Environmentalists told Capitol Weekly they generally liked the PUC decision. Labor, too, favors more in-state development because of the jobs generated for California workers.
But the PUC’s decision did not please the Schwarzenegger administration. The governor has favored greater out-of-state as a way of encouraging renewable energy development and promoting investment, and has concerns about restricting inter-state energy transfers. So do the investor-owned utilities and independent power generators, who challenged the PUC’s decision.
Developing renewable energy requires as broad a market as possible, the utilities said in its formal request to modify the decision. “Instead of broadening the market, however, the TREC decision places new limits on the joint utilities’ market opportunities,” the three utilities wrote on April 12.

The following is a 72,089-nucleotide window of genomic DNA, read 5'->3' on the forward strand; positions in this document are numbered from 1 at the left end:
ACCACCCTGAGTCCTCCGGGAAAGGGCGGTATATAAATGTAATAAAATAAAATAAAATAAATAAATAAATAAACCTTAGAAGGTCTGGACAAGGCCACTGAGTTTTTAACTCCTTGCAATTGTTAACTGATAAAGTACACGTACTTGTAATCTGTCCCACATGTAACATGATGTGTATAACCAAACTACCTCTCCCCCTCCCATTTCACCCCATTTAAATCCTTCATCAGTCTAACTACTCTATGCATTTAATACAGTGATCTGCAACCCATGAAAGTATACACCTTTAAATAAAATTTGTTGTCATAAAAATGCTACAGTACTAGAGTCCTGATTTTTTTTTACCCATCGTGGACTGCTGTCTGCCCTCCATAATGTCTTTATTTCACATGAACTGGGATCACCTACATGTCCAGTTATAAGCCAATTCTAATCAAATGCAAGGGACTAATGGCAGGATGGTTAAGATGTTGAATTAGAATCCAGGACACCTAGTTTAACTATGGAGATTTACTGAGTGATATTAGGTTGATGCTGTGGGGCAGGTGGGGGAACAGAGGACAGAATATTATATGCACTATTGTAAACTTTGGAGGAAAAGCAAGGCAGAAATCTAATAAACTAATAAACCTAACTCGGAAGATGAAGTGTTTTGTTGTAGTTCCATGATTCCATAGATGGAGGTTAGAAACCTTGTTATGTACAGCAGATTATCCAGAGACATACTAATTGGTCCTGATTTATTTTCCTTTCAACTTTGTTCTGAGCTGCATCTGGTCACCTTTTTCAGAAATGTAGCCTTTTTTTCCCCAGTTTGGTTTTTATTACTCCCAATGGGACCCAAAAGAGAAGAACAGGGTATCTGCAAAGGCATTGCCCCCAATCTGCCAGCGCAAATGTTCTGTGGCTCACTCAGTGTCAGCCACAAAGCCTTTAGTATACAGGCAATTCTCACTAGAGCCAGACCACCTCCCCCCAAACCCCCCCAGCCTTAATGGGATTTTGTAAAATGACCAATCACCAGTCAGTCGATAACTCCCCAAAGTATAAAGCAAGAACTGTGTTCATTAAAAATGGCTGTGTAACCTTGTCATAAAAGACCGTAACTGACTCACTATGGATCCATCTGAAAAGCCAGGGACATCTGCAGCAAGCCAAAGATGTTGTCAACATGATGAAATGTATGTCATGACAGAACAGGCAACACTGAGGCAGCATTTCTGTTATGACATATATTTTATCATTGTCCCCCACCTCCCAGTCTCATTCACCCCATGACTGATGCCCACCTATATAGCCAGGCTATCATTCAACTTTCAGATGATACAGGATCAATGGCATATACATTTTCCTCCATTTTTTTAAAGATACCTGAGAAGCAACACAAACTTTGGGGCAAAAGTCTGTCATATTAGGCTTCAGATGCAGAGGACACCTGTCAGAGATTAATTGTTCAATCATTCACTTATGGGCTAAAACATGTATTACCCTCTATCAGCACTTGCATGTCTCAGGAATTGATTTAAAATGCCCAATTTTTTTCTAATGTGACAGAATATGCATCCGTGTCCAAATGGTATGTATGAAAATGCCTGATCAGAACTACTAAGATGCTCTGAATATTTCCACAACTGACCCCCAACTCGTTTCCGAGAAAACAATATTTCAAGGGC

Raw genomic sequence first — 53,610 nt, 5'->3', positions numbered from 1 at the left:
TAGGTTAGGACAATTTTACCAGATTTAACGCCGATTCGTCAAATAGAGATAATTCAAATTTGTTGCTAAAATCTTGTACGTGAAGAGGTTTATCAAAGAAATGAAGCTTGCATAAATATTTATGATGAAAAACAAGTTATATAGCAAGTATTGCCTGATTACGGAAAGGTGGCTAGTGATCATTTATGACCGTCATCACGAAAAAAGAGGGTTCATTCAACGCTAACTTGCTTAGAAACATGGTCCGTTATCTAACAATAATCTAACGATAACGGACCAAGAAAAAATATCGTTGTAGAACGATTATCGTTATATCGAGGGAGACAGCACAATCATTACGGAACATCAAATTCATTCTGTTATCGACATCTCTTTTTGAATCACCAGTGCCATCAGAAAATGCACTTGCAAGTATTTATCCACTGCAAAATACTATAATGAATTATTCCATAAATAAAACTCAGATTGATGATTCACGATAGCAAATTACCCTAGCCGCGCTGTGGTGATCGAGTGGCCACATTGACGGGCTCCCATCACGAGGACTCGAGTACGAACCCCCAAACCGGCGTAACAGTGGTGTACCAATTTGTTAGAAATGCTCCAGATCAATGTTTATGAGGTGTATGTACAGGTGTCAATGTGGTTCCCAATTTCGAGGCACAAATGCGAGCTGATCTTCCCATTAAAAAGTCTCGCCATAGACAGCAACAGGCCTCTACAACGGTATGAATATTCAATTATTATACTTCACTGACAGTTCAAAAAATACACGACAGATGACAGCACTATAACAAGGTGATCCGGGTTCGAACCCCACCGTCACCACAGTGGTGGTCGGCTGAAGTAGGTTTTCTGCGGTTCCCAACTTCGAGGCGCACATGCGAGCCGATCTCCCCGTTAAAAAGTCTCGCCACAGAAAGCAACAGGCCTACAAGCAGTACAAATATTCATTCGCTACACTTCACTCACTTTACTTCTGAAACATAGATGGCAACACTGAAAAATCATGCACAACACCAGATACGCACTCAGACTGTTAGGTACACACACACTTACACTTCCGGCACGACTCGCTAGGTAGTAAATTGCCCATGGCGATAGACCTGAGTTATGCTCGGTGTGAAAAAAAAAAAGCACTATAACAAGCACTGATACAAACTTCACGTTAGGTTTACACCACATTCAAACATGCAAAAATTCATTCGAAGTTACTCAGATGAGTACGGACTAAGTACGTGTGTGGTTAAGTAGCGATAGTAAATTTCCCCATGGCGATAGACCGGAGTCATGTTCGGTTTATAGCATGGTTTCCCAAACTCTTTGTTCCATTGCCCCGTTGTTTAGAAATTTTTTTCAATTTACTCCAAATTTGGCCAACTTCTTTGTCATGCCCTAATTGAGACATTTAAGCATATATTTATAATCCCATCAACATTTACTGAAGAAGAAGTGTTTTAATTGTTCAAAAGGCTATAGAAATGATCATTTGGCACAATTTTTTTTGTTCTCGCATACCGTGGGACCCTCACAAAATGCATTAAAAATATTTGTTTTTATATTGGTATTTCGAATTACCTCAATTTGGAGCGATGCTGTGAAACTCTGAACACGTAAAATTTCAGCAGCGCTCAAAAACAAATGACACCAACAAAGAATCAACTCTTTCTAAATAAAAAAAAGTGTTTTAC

An intense dispute – intense even by Capitol standards – immediately erupted after the PUC’s March 11 decision. Critics of the administration said Schwarzenegger’s top staff threatened to strip Public Utilities President Michael Peevey of his position on the five-member panel and withdraw the nomination of Nancy Ryan as a PUC commissioner. Numerous sources inside the Capitol made similar statements. Peevey and Ryan declined to comment.
Peevey, a former utility president, and Ryan, a former top aide to Peevey on the PUC staff, are widely respected, say allies and critics alike. “That’s why nobody knows where all this craziness is coming from,” one said.
Pellissier rejected the allegations. “It never happened,” he said. “Categorically, we have never told Mike Peevey that he would not be president. We never told Nancy Ryan that we would withdraw her nomination.”
The ARB also entered the arena.